Jake (Kato Buss) and Lorraine (Rebecca Nachison). Photo courtesy of the Lord Leebrick Theatre Company
Forget the obvious age issues, the saggy middle of the play, the oddly cartoonish writing at the climax – the reasons to go see Sam Shepard’s A Lie of the Mind at the Lord Leebrick Theatre (through June 3) number at least two: Kato Buss and Mary Buss.
Not to give short shrift to Jeffrey Cook’s evocative and flexible set or to Rachel Kinsman Steck’s lighting design – which without being intrusive works to illuminate both the actors and their emotions – or the strong direction of Richard Leebrick (who, like Kato Buss, adores Sam Shepard), but without the family Buss, this would be quite a different, and I suspect lesser, experience.
Both Kato – who now has his Ph.D. from the University of Oregon – and Mary have raised the bar for Eugene acting during the past few years. I know at least Kato (congrats on that job, but damn you for leaving) won’t be here next season, so it’s especially great that they’re the vital center of Lie of the Mind. The play trades in images of wounded, lonely, lost people who go on damaging one another past the point where anyone with a lick of rationality would fearfully call a halt.
Indeed, action opens with an anguished, slightly surreal and definitely nightmarish phone call in which Jake (Kato) tells his far-away brother Frankie (Jacob King) that he’s killed his wife. He doesn’t know where he is; he doesn’t tell Frankie how to find him; he just hangs up the phone and wails.
Frankie (Jacob King) and Mike (Mike Hawkins). Photo courtesy of the Lord Leebrick Theatre Company
Also wailing (though internally more than externally), Beth (Mary) awakens in a hospital bed, seriously injured. Her brother Mike (Mike Hawkins, who hasn’t been on the Leebrick stage since the tour de force Pillowman production a few years ago) falters between a deep wish to help her and an overwhelming desire for revenge.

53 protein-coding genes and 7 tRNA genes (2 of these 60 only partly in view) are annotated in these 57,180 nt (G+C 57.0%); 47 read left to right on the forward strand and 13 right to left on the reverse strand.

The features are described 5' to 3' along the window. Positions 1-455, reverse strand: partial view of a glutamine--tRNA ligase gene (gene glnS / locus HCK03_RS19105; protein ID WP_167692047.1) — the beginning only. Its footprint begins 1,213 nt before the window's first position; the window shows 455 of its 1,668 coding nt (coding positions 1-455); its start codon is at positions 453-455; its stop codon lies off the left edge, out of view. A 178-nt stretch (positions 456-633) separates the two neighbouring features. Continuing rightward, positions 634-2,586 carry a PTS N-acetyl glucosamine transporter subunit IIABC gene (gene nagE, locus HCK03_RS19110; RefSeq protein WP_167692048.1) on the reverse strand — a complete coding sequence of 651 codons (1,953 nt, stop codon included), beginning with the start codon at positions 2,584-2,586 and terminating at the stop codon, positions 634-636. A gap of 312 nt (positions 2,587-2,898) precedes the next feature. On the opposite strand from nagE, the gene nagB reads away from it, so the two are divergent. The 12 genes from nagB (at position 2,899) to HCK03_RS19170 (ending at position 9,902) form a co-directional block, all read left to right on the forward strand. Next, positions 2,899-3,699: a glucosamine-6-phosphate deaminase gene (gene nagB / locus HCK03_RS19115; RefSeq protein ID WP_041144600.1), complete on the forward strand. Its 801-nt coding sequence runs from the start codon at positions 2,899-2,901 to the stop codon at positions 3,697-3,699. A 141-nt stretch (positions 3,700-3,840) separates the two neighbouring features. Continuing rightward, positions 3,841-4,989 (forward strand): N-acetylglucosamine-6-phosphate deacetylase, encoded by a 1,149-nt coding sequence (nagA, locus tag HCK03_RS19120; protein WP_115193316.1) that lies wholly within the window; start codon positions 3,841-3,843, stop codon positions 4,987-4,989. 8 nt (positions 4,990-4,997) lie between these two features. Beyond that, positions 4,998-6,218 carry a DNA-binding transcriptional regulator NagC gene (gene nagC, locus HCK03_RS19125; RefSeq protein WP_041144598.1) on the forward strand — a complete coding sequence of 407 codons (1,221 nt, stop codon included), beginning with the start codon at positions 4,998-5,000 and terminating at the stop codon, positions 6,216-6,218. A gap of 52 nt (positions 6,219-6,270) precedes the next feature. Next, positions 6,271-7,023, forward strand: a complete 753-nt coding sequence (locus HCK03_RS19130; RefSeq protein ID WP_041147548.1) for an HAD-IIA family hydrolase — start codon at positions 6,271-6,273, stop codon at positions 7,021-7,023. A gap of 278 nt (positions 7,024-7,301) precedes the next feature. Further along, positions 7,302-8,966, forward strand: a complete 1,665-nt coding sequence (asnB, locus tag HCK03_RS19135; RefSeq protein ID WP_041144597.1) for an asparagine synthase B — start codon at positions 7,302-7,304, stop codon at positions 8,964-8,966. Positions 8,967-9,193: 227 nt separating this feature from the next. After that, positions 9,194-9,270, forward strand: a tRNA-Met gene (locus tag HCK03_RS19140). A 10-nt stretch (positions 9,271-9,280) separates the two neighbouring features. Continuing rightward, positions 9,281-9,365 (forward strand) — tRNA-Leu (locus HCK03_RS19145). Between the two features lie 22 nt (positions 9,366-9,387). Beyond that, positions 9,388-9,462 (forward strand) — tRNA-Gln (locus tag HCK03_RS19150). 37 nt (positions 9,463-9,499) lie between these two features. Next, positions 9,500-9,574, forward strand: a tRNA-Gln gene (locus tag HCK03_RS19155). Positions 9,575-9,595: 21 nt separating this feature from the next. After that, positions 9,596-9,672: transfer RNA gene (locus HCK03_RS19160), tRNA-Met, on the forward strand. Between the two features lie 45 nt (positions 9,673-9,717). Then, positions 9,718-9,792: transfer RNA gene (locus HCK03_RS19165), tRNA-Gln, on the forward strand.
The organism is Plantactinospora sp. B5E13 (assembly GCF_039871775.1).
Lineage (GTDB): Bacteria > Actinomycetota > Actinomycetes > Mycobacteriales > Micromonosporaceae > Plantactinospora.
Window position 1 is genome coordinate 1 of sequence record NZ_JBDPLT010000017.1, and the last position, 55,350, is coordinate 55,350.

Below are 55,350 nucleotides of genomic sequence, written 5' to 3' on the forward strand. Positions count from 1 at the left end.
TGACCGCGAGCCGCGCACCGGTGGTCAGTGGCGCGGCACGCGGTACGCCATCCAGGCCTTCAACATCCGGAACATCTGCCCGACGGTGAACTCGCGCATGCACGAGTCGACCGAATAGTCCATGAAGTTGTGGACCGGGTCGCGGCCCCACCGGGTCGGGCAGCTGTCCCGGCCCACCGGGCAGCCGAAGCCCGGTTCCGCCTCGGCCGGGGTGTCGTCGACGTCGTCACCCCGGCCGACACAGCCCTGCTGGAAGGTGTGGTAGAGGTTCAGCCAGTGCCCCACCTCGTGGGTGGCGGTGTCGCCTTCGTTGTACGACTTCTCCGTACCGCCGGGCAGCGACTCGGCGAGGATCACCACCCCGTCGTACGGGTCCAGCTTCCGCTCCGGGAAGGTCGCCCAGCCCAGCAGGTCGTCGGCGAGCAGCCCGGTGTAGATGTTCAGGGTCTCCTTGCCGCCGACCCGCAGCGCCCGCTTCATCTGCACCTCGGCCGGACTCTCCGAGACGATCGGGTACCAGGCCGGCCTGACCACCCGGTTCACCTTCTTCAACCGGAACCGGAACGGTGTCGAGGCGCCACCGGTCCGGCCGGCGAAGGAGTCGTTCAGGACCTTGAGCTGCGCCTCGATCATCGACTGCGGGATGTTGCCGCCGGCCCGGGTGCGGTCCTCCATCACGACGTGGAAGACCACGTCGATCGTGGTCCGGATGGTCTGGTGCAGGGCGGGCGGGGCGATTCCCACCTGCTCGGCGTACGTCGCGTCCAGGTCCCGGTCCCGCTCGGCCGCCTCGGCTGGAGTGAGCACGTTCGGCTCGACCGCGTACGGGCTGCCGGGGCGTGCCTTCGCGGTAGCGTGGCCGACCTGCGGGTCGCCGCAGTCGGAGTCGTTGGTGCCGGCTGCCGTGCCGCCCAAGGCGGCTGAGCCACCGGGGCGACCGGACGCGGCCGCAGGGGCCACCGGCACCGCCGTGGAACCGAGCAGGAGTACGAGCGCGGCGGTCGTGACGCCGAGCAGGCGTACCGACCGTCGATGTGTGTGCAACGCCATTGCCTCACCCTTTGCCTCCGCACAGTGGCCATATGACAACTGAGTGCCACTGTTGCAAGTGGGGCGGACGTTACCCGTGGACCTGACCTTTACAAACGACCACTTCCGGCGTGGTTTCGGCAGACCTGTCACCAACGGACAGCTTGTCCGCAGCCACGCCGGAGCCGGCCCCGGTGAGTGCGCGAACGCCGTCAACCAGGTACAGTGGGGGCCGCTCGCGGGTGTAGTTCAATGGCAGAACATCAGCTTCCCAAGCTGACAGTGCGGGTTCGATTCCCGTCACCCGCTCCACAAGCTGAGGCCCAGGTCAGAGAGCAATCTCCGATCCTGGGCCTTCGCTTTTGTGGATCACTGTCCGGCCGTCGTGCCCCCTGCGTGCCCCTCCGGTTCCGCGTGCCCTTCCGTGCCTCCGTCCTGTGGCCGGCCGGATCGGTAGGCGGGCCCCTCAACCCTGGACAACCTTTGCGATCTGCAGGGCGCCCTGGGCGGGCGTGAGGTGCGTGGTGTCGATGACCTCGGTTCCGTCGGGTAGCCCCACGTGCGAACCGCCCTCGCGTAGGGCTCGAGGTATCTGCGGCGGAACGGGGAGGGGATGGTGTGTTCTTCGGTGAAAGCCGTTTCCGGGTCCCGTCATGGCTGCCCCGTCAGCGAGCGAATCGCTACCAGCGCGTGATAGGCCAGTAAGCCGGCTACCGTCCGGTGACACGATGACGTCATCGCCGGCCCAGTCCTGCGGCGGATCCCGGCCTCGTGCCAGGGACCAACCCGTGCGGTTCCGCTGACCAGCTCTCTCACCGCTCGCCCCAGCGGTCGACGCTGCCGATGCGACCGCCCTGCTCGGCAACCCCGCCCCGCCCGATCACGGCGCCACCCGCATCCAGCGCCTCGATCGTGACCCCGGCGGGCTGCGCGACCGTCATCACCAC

Both Jake and Beth come from hardscrabble families; Jake is the scion of an alcoholic fighter pilot, with a mother (Rebecca Nachison) who both favors and abuses him, and Beth’s father Baylor (Achilles Massahos) is straight out of Small Western Town Central Casting, with his heads of cattle and his hunting shack and his inability to see anyone else but himself.
He’s not the only self-focused one. Beth’s mother Meg (Gloria Nagalo) can’t focus on the world around her or remember events well; perhaps Shepard means us to know she’s nearly as brain-damaged as her directly injured daughter from her years with the mercurial, grumpy, unloving Baylor. Massahos pulls off a tightrope act as Baylor, who’s both a crazy asshole and a man deeply dependent on women, and Nagalo as the alternately generous and vacant Beth. Their orbits are fixed; Beth and Mike don’t really figure into their lives.
Shepard’s message, perhaps? The arid, deadly West damages men, and its men damage women. I’m reminded of Joe Wilkins’ painful and powerful essay Out West – “We hurt the land, and it hurt us. Sometimes it hurt us physically … and sometimes it struck us in other, deeper ways.”
But Wilkins handles the harshness of Montana’s outer and inner landscapes with a sensitively honed touch; Shepard, on the other hand, uses class and rural life as a bludgeon. At the first intermission, one woman in line for the bathroom said to another, “I don’t know how Shepard can write about these characters. They’re all so unlikeable.” To put it mildly.